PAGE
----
It’s no surprise when Don tells us he resented not being taken to the World’s Fair in 1939 and no surprise to learn he liked to ride around in his uncles’ cars. It was during a Sunday night drive that he learned of Pearl Harbor.

“It was a very emotional time,” wrote Don. “The women were crying and the men very angry. I remember them saying that nothing would ever be the same again, and they were right.”

Don remembered the time as not his proudest moments.

“I was a house angel and street devil,” he confessed.

He joined a street gang, formally called the Parker A.C. (Athletic Club) but affectionately the "Parker Slobs" and became best friends with the leader of the gang and began to smoke and swear.

“I seemed to be in training to be a gangster,” he confessed.

He also confessed to be a little too fond of boxing, of hurting bullies and resenting people with talents other than his.

“I must have been jealous of Ray "Muzzy" Santese, as he was an excellent piano player,” wrote D’Amato. “Once I grabbed his hand and bent his fingers back. He was appalled, as he thought I would break his fingers. He pleaded for me to stop, and after awhile I did.”

Don was also becoming a skillful boxer and described the peak of his boxing career as a teenager.

“I fought this tall, skinny black kid at the Copley Plaza Hotel. We fought in a real ring with a huge light over us. Very professional, I thought. Crusher Casey, a well-known wrestler, was the referee. We fought to a draw. I know I hurt him, but he was taller and had a greater reach. A combination of being hit on the head and the bright lights gave me a terrible headache. After we went out to eat and I was visibly not feeling well. My father said, ‘Don, maybe you should try baseball.’ I agreed, and that was the end of my boxing career.”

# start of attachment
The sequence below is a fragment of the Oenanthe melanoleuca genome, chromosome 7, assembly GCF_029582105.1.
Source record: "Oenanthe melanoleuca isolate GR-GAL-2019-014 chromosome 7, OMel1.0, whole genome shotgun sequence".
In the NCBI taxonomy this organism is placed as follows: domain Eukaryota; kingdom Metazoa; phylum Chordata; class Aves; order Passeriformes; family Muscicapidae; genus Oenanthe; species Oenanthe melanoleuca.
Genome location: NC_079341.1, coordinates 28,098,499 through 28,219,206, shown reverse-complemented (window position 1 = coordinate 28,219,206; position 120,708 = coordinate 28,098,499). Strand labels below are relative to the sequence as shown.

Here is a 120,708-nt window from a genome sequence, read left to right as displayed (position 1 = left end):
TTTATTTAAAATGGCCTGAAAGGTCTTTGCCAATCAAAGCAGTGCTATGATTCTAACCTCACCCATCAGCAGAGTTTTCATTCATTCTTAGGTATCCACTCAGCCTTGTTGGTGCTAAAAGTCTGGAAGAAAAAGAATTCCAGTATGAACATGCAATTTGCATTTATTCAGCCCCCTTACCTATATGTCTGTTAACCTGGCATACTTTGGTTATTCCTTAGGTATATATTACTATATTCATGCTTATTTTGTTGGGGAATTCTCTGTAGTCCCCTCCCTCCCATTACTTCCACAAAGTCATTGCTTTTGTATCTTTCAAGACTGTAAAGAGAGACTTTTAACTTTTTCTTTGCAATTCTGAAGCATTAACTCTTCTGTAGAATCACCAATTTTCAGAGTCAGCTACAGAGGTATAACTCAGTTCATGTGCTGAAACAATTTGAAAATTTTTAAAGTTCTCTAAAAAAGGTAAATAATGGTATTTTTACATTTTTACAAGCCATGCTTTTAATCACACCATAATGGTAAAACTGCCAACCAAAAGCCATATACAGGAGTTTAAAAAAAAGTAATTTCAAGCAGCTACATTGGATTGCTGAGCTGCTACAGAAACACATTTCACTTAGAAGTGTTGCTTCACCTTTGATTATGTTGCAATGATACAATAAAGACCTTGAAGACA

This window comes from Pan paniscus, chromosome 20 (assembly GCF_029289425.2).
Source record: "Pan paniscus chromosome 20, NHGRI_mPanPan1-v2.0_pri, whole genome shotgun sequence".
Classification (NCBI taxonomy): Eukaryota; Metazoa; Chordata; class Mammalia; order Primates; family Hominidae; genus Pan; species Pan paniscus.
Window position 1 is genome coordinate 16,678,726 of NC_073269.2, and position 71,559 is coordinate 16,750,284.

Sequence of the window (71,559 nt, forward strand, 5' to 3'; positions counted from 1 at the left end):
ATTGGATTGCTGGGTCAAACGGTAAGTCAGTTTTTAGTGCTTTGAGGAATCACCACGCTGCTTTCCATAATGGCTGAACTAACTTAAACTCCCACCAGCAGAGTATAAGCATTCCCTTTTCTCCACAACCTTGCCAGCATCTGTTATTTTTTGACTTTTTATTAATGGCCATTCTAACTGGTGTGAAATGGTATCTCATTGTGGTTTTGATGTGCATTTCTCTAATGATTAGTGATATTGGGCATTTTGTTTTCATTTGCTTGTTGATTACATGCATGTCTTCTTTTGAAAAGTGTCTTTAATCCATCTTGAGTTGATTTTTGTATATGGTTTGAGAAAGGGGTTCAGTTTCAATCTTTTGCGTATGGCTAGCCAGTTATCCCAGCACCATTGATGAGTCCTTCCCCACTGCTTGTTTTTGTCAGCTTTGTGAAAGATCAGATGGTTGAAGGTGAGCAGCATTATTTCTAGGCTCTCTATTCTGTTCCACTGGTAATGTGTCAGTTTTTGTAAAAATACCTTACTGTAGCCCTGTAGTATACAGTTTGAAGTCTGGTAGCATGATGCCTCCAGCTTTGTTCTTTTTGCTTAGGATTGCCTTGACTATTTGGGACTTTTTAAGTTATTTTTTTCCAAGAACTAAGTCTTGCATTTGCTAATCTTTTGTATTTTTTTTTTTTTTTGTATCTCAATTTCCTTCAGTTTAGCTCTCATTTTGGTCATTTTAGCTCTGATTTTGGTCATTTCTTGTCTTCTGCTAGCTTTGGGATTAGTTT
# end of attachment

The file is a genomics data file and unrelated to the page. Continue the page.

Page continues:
It was the 1940s, and the term juvenile delinquent was in vogue and that was how D’Amato described himself.

“By the time I was 16, I was hanging around Jimmy’s pool room and then to the Napoli for pizza and beer,” wrote D’Amato, who was feeling the tug of another sensibility.

“I already had ideas that someday I would write the Great American Novel. I was an avid reader and Mr. Hughes was telling me that I could write well and should pursue a college career.”

Apparently, Mr. Hughes did more than encourage him, as D’Amato entered college.

“I loved Northeastern University,” wrote D’Amato. “I was amazed at how much more stimulating it was than high school. Fortunately, thanks to Mr. Hughes, I had an Edwards scholarship for poor boys of Boston and a free education if I stayed on the dean's list.”

The self-proclaimed delinquent quickly realized that it took real effort to get along in academia, even for the subjects you loved, like history with a brilliant lecturer.

“Not long after he gave us a short quiz and I flunked it,” he recalled. “I was amazed. One of the kids in the class told me that my problem was that I didn't take notes. I had no idea. By the end of the semester, I not only took notes but I copied them on the typewriter and went over them. The result was that I went from an F to an A in the class and my essays attracted the attention of Dr. Butts. I was on my way to being a historian. Wow.”